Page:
A Portsmouth Circuit Court judge decided Tuesday that no tolls can be imposed until the Virginia Supreme Court makes a decision on whether that $1.84 toll each way through the tunnels is really a tax.
Lawyers for the state were trying to get permission to still begin the tolls come February 1st, 2014, even if a decision hadn’t been reached by then.
They argued it was a matter of grave public interest that stopping the tolls from going into effect at the Downtown and Midtown tunnels would cause “irreparable harm” across the Commonwealth of Virginia, putting major transportation projects in jeopardy, hurting the state’s bond rating, and costing the tax payers a huge amount of money.
Judge James Cales, though didn’t buy the arguments from the Attorney General’s office calling it spin on the part of those in Richmond.
“They need to stop all the work right now. It’s a lost cause for them, and like the judge said, whatever harm they are doing, they are doing it to themselves,” said Portsmouth Mayor Kenny Wright.
Elizabeth River Crossings, the company performing the work on the Downtown and Midtown tunnels and the MLK extension, says this lower court decision won’t stop them from moving forward with construction.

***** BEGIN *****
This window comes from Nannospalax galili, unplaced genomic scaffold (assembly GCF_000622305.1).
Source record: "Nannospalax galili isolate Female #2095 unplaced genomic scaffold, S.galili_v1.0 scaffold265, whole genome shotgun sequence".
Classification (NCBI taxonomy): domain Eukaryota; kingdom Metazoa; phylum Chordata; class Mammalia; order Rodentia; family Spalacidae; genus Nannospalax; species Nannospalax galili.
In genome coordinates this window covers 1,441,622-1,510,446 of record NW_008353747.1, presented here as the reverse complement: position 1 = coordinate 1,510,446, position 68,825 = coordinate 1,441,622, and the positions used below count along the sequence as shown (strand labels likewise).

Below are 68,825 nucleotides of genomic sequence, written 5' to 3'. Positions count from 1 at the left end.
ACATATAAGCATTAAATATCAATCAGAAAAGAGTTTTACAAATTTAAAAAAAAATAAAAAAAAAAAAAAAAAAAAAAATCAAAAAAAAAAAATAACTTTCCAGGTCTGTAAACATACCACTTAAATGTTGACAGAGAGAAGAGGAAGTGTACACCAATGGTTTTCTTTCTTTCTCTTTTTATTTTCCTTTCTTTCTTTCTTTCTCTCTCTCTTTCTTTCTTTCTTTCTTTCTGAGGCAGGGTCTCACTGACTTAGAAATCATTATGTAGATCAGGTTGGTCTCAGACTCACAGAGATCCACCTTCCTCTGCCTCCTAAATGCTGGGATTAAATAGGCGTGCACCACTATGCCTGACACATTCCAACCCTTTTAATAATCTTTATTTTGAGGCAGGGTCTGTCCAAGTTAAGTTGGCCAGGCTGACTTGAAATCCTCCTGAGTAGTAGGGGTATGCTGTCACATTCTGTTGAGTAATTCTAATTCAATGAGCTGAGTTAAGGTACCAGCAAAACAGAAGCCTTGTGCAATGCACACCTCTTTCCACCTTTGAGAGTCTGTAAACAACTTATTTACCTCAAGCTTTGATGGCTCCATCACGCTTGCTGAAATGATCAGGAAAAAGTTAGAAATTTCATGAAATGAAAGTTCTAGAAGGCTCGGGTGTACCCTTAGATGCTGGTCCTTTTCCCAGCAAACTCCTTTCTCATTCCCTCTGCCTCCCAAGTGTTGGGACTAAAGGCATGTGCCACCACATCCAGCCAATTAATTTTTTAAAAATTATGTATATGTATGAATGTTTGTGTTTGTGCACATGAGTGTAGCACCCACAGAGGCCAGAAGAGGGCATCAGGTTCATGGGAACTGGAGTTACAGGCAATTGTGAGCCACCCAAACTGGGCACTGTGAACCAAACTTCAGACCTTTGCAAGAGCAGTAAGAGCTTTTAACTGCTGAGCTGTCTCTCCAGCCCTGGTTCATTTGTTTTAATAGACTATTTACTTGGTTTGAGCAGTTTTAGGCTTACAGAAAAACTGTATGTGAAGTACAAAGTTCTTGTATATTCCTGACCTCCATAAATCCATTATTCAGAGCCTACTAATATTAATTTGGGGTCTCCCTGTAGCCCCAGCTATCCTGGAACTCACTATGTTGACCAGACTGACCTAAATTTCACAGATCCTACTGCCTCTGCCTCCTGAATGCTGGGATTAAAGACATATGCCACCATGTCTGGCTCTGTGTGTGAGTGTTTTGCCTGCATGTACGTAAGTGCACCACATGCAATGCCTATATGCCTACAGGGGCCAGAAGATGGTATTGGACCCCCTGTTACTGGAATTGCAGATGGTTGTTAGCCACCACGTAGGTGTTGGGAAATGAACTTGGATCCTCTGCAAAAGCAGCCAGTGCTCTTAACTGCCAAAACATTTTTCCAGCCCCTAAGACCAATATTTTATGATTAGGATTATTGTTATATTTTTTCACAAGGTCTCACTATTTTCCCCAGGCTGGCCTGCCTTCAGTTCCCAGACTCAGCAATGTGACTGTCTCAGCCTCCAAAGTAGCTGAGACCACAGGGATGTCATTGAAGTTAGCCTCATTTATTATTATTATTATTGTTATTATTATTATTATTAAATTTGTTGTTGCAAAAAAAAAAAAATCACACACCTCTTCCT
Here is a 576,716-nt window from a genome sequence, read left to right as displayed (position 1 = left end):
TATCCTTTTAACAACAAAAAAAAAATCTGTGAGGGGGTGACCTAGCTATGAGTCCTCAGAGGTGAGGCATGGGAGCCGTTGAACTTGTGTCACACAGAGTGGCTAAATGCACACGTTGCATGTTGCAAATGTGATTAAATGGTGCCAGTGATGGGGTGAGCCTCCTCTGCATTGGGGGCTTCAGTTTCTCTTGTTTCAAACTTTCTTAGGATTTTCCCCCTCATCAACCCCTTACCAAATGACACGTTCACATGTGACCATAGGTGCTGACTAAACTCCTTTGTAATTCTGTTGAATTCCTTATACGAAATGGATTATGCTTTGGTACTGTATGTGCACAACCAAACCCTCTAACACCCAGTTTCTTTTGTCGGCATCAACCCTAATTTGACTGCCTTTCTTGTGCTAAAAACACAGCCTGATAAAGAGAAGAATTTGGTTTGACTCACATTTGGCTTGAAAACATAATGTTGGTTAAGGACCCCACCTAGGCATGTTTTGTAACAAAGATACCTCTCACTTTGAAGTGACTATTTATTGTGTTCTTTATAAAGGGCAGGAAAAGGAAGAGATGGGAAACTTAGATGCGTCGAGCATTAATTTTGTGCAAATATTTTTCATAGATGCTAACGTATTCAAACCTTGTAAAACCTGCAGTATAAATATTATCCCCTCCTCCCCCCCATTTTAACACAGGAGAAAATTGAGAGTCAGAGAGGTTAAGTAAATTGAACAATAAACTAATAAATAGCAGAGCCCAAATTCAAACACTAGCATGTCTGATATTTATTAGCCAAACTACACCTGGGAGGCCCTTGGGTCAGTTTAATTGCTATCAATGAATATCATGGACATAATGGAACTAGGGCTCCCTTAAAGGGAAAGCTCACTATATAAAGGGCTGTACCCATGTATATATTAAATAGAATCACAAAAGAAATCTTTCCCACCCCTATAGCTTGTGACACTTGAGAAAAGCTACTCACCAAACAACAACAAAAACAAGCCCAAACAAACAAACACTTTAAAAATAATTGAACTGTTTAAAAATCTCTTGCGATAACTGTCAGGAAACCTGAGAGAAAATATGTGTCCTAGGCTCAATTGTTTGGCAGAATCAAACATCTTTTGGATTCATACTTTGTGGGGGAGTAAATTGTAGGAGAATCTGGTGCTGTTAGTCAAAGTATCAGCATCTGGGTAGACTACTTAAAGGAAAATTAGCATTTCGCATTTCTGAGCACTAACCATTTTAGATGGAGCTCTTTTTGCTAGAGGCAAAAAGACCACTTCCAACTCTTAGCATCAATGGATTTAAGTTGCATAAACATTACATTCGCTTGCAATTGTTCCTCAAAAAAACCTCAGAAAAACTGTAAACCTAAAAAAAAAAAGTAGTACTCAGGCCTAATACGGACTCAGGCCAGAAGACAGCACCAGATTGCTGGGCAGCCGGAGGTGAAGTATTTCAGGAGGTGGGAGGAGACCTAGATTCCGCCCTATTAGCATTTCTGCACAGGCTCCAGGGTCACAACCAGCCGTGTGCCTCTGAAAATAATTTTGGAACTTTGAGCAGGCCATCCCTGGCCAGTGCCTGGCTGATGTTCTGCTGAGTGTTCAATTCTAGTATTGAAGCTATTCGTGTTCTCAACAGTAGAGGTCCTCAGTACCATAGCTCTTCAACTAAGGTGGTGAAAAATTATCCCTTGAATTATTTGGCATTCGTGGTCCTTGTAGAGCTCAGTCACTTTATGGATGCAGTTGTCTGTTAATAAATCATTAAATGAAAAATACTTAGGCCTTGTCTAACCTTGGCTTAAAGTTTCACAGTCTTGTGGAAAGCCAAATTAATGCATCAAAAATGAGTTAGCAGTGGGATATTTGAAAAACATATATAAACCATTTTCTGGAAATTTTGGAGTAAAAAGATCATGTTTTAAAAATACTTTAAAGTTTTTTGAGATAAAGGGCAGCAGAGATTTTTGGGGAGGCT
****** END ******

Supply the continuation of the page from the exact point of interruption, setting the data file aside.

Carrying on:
“The project is going forward, on time, on budget. It’s going forward no matter what, this of course is a disappointment, but we get a fresh start in the Supreme Court of Virginia, that’s where we are headed next,” said Stuart Raphael, attorney for Elizabeth River Crossings.
“They are risking their own money, unless the state is obligated to pay under the contract,” said Patrick McSweeney, the attorney for the plaintiffs.
That’s the one question VDOT won’t answer--how much the state could owe if the Virginia Supreme court agrees that the tolls are really a tax, and therefore unconstitutional.
Fitch Ratings, a bond rating firm who has seen the $2.1 billion contract, says they believe the Commonwealth, not ERC, would be on the hook for more than $1 billion in loans already taken out for the project.
We asked VDOT if there are any contingency plans if they lose on appeal-- maybe start saving money by canceling other transportation projects around Hampton Roads, but they say all work is going forward as planned, to the dismay of these plaintiffs.
“We are going to pay, whether we win or lose, on a project that is unconstitutional,” said Wright.
“If they want to go ahead and put a gun to the head of the state, something is wrong with the contract,” said McSweeney.
The state plans on appealing this latest ruling to put a halt to the tolls. That decision could come quickly by the Virginia Supreme Court.
As for the constitutionality of the tolls, both sides hope that the court will take up the case in the fall, but acknowledge that a decision might not come until spring.